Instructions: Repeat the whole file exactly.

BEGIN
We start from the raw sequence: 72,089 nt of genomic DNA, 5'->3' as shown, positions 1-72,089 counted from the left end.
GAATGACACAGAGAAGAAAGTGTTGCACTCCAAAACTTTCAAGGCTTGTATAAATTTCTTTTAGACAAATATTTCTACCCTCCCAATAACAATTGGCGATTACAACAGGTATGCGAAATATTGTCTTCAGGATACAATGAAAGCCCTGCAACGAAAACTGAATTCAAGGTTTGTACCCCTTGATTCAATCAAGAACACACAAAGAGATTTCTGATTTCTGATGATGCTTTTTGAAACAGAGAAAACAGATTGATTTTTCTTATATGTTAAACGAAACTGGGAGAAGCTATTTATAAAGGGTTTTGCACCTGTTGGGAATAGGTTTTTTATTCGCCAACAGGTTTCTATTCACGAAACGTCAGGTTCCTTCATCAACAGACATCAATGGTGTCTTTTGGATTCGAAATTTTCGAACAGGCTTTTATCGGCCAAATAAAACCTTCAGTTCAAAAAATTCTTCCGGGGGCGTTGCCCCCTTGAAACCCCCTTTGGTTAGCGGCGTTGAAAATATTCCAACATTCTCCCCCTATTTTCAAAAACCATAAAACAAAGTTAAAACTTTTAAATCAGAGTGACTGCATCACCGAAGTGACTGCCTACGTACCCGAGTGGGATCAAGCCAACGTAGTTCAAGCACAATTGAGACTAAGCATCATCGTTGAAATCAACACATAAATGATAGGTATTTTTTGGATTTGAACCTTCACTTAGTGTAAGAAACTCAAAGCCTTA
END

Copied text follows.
We start from the raw sequence: 72,089 nt of genomic DNA, 5'->3' as shown, positions 1-72,089 counted from the left end.
GAATGACACAGAGAAGAAAGTGTTGCACTCCAAAACTTTCAAGGCTTGTATAAATTTCTTTTAGACAAATATTTCTACCCTCCCAATAACAATTGGCGATTACAACAGGTATGCGAAATATTGTCTTCAGGATACAATGAAAGCCCTGCAACGAAAACTGAATTCAAGGTTTGTACCCCTTGATTCAATCAAGAACACACAAAGAGATTTCTGATTTCTGATGATGCTTTTTGAAACAGAGAAAACAGATTGATTTTTCTTATATGTTAAACGAAACTGGGAGAAGCTATTTATAAAGGGTTTTGCACCTGTTGGGAATAGGTTTTTTATTCGCCAACAGGTTTCTATTCACGAAACGTCAGGTTCCTTCATCAACAGACATCAATGGTGTCTTTTGGATTCGAAATTTTCGAACAGGCTTTTATCGGCCAAATAAAACCTTCAGTTCAAAAAATTCTTCCGGGGGCGTTGCCCCCTTGAAACCCCCTTTGGTTAGCGGCGTTGAAAATATTCCAACATTCTCCCCCTATTTTCAAAAACCATAAAACAAAGTTAAAACTTTTAAATCAGAGTGACTGCATCACCGAAGTGACTGCCTACGTACCCGAGTGGGATCAAGCCAACGTAGTTCAAGCACAATTGAGACTAAGCATCATCGTTGAAATCAACACATAAATGATAGGTATTTTTTGGATTTGAACCTTCACTTAGTGTAAGAAACTCAAAGCCTTA